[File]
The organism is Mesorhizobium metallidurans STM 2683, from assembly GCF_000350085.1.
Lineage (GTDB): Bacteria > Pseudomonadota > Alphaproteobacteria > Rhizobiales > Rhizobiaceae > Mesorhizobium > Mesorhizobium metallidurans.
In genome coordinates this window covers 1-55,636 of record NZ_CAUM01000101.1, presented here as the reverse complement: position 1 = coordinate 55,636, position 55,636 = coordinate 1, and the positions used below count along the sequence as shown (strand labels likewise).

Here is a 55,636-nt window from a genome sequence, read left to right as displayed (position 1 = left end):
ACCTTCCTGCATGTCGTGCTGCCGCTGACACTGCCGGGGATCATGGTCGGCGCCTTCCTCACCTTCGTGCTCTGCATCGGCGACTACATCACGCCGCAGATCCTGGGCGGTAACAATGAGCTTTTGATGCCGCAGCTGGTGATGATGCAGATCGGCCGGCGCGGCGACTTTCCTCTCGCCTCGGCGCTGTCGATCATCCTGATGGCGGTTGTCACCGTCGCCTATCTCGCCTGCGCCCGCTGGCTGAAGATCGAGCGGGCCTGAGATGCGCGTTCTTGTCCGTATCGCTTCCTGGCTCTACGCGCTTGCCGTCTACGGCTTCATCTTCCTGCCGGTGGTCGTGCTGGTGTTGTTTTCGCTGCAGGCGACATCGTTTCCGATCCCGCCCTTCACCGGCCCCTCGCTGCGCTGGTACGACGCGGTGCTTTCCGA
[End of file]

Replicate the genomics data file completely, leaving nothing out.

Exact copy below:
The organism is Mesorhizobium metallidurans STM 2683, from assembly GCF_000350085.1.
Lineage (GTDB): Bacteria > Pseudomonadota > Alphaproteobacteria > Rhizobiales > Rhizobiaceae > Mesorhizobium > Mesorhizobium metallidurans.
In genome coordinates this window covers 1-55,636 of record NZ_CAUM01000101.1, presented here as the reverse complement: position 1 = coordinate 55,636, position 55,636 = coordinate 1, and the positions used below count along the sequence as shown (strand labels likewise).

Here is a 55,636-nt window from a genome sequence, read left to right as displayed (position 1 = left end):
ACCTTCCTGCATGTCGTGCTGCCGCTGACACTGCCGGGGATCATGGTCGGCGCCTTCCTCACCTTCGTGCTCTGCATCGGCGACTACATCACGCCGCAGATCCTGGGCGGTAACAATGAGCTTTTGATGCCGCAGCTGGTGATGATGCAGATCGGCCGGCGCGGCGACTTTCCTCTCGCCTCGGCGCTGTCGATCATCCTGATGGCGGTTGTCACCGTCGCCTATCTCGCCTGCGCCCGCTGGCTGAAGATCGAGCGGGCCTGAGATGCGCGTTCTTGTCCGTATCGCTTCCTGGCTCTACGCGCTTGCCGTCTACGGCTTCATCTTCCTGCCGGTGGTCGTGCTGGTGTTGTTTTCGCTGCAGGCGACATCGTTTCCGATCCCGCCCTTCACCGGCCCCTCGCTGCGCTGGTACGACGCGGTGCTTTCCGA